The climax came after the Falcons failed to lock the game up on offense, and their defense needed one more stop of Russell Wilson’s relentless offense. A frenetic finish gave the Seahawks one final chance to force overtime, but Blair Walsh’s field goal came up short, and special teams was the deciding factor in another classic between Atlanta and Seattle.

Atlanta’s Best Takeaway: Given the circumstances, that game was about as well-played as it possibly could have been from the Atlanta offense. Even if it wasn’t at 100%, Seattle’s defense is still packed to the brim with talent and playing in an environment visiting teams seldom escape in one piece from.

The Falcons had eight offensive possessions excluding two kneel downs at the end of the second and fourth quarters respectively. They picked up points on five of eight, and three of them found the end zone.

Outside of their early season domination of the Green Bay Packers, Monday night was the closest Atlanta’s offense has looked to their unstoppable one from 2016. It had a steady diet of Julio Jones, but also didn’t force-feed him the ball. Eight different Falcons had a reception, and nine were targeted.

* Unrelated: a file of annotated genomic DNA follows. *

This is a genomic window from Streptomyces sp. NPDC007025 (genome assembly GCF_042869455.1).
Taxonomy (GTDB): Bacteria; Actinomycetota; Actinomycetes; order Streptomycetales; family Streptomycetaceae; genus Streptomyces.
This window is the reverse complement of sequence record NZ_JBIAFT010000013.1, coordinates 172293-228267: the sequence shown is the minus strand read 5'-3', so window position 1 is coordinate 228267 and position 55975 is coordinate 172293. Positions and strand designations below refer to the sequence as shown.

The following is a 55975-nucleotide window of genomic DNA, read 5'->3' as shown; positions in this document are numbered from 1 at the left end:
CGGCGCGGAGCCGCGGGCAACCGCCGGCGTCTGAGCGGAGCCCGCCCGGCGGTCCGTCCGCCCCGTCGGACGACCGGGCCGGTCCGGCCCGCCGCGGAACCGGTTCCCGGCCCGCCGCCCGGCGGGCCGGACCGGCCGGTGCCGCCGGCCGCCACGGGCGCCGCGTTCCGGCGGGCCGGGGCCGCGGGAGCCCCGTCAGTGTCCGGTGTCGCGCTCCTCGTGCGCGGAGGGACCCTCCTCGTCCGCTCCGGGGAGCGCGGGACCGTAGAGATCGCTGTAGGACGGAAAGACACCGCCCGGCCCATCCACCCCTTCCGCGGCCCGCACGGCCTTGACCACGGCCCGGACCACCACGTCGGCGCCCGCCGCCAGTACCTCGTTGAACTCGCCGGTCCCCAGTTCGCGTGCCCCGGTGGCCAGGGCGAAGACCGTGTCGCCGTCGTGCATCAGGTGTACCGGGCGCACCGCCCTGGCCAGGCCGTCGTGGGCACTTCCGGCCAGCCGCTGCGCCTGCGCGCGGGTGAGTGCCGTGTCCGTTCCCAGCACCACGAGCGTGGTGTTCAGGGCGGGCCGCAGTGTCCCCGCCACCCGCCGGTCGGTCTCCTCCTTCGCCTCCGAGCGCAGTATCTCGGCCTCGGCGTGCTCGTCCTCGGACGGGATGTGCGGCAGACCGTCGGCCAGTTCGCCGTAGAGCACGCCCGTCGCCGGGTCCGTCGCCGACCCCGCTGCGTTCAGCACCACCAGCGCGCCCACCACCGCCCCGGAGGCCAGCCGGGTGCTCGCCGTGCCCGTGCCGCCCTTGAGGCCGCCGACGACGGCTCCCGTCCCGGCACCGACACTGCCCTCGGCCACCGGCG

Wrinkles such as a tight end throw back worked to perfection on Atlanta’s final touchdown, and the space creation strongly resembled last season.

For the first time in months, instead of looking like a car stuttering down the road and struggling to stay upright, it was a well oiled machine.

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Atlanta’s Worst Takeaway: The offense looked like it did for much of 2016, but unfortunately so did Atlanta’s defense in the closing stages of the game. Russell Wilson is a tough customer, but allowing a 75-yard drive in 49 seconds when you have a lead to protect in the final frame is inexcusable. The Falcons saw more yellow with seven penalties for 69 yards, an issue that has plagued the squad all season.

After forcing two turnovers that directly turned into 14 points in the first half, the Falcon defense lacked a signature moment in the second half, and they were a whisker away from letting a 34-23 lead in the final four minutes slip away.